The case centred on the role that senior lawyer Lee Suet Fern played in preparing and executing founding prime minister Lee Kuan Yew's last will signed on Dec 17, 2013.
In January last year, the Attorney-General's Chambers (AGC) referred a case of possible professional misconduct involving Mrs Lee to Singapore's Law Society.
The AGC noted that Mrs Lee appeared to have prepared the last will of the late Mr Lee Kuan Yew and arranged for him to execute it despite the fact that her husband, Mr Lee Hsien Yang, was a beneficiary and had his share of the estate increased under the last will.
The case was later referred to a disciplinary tribunal appointed by Chief Justice Sundaresh Menon, comprising Senior Counsel Sarjit Singh Gill and lawyer Leon Yee Kee Shian. The tribunal found Mrs Lee guilty of grossly improper professional conduct in her handling of her father-in-law's will.
It said in its 206-page grounds of decision that the facts exposed an "unsavoury tale" of how Mrs Lee and her husband had misled the senior Mr Lee to sign a new will without the advice of his usual lawyer, Ms Kwa Kim Li, who had prepared all six of his previous wills.
The senior Mr Lee, who died on March 23, 2015, was then aged 90 and in poor health.
The tribunal held that Mrs Lee had acted as Mr Lee Kuan Yew's lawyer as she was the only lawyer responsible for the last will after Mr Lee Hsien Yang cut Ms Kwa out by not including her in an e-mail thread urging his father to proceed with the execution.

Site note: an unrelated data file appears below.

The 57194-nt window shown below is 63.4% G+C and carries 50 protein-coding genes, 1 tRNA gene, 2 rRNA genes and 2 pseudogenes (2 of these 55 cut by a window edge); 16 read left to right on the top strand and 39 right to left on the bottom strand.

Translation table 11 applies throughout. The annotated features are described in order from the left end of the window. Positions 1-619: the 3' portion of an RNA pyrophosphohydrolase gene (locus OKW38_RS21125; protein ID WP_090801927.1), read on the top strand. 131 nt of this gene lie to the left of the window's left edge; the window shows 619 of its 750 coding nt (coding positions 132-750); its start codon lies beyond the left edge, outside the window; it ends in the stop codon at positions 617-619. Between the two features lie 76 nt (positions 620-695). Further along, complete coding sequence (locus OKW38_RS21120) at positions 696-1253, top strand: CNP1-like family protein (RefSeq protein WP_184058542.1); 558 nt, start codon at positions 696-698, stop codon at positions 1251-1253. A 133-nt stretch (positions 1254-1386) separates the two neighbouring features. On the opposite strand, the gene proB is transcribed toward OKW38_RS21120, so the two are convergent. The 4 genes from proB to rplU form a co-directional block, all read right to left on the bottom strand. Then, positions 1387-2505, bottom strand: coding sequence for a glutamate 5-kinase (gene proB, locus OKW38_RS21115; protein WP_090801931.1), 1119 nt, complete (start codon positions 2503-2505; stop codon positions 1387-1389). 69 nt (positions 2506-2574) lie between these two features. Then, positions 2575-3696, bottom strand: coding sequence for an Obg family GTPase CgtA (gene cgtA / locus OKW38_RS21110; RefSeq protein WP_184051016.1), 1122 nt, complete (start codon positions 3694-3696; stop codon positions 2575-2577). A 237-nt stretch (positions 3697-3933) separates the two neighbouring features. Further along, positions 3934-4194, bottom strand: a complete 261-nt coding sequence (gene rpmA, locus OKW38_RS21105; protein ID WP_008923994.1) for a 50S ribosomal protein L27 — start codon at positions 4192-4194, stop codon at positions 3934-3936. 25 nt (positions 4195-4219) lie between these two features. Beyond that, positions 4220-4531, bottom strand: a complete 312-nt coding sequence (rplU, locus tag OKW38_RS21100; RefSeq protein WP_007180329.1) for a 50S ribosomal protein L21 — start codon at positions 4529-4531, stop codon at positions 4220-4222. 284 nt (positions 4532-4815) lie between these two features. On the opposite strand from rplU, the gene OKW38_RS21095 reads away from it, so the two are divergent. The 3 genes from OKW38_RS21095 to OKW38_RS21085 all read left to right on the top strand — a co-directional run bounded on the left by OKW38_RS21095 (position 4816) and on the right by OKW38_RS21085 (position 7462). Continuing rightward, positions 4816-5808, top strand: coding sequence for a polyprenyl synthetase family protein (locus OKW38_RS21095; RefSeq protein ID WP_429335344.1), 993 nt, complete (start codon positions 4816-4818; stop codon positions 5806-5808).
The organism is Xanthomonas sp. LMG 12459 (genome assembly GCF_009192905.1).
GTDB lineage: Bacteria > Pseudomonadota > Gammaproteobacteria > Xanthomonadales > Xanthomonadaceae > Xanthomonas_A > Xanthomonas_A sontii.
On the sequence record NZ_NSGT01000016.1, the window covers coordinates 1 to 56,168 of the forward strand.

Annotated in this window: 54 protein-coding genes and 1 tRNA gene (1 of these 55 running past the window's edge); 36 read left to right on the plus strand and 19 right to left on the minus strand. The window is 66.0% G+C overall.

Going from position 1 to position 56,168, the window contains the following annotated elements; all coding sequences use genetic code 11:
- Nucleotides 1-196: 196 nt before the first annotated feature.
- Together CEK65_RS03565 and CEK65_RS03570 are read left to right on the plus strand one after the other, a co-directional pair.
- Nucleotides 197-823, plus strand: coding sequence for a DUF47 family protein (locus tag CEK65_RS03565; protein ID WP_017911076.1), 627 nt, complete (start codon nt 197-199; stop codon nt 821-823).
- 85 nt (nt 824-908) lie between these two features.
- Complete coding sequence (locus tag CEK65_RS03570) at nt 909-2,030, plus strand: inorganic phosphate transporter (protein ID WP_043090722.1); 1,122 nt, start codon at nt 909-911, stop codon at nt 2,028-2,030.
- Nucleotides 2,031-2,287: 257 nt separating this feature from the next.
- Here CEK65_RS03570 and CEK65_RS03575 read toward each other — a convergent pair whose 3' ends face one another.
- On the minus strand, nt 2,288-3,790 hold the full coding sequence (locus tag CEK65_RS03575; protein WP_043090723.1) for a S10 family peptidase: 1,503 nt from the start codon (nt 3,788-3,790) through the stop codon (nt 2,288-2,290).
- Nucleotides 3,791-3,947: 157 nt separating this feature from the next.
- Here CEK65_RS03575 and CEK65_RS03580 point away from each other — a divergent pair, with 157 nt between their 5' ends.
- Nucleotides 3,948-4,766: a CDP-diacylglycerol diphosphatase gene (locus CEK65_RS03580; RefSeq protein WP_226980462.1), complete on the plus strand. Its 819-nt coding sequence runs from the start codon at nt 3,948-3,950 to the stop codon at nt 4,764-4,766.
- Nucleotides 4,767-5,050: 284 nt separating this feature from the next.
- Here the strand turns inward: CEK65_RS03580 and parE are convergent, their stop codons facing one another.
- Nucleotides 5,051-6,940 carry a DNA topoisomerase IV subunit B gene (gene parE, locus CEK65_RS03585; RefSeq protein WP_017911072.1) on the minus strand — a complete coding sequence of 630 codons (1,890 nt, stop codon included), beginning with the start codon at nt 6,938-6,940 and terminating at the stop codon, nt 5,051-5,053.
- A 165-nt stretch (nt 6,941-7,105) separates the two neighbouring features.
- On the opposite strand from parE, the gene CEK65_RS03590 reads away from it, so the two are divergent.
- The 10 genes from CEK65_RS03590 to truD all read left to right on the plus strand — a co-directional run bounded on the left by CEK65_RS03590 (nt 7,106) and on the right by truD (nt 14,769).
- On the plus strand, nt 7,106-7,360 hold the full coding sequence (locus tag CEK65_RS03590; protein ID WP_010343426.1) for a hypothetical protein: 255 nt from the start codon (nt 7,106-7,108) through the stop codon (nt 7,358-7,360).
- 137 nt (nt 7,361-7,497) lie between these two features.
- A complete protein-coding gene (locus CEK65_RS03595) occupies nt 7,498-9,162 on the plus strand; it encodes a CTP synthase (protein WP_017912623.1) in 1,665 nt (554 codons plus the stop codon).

Mrs Lee herself had told the AGC in December 2018 that her father-in-law had given her instructions to have his last will engrossed, or finalised, the tribunal noted.
This was also Mr Lee Hsien Yang's position in a letter to a ministerial committee set up to look into options for his father's Oxley Road house.
However, Mrs Lee later changed her position in her affidavit.
She initially did not deny drafting the will but later said her husband had forwarded the draft will to her, even though neither of them could produce the e-mails to prove this.
In acting as Mr Lee Kuan Yew's lawyer, she failed to advance his interest unaffected by that of her or her husband, the tribunal found.
It described Mrs Lee as a "deceitful witness who tailored her evidence to portray herself as an innocent victim who had been maligned", adding that her husband's conduct was "equally deceitful".
The matter was then referred to a Court of Three Judges, the highest disciplinary body for professional misconduct among lawyers.
In August, the court reserved judgment after a virtual hearing.
During the hearing, the Law Society, represented by lawyer Koh Swee Yen, had argued that Mrs Lee had been involved in the will despite knowing her husband stood to gain from it.
It also said that the lawyer of 37 years had hurried her father-in-law through the process of signing it without the advice of his usual lawyer.
Countering the Law Society's arguments, Senior Counsel Kenneth Tan and Professor Walter Woon, a former attorney-general, said Mrs Lee was acting out of affection and concern as a daughter-in-law in assisting Mr Lee Kuan Yew, and was merely performing an administrative role.
They added that there could not have been any conflict of interest because Mr Lee Kuan Yew, "a brilliant lawyer", was fully aware of what he wanted and had consented to Mrs Lee handling the will for him. They called for all charges to be dropped.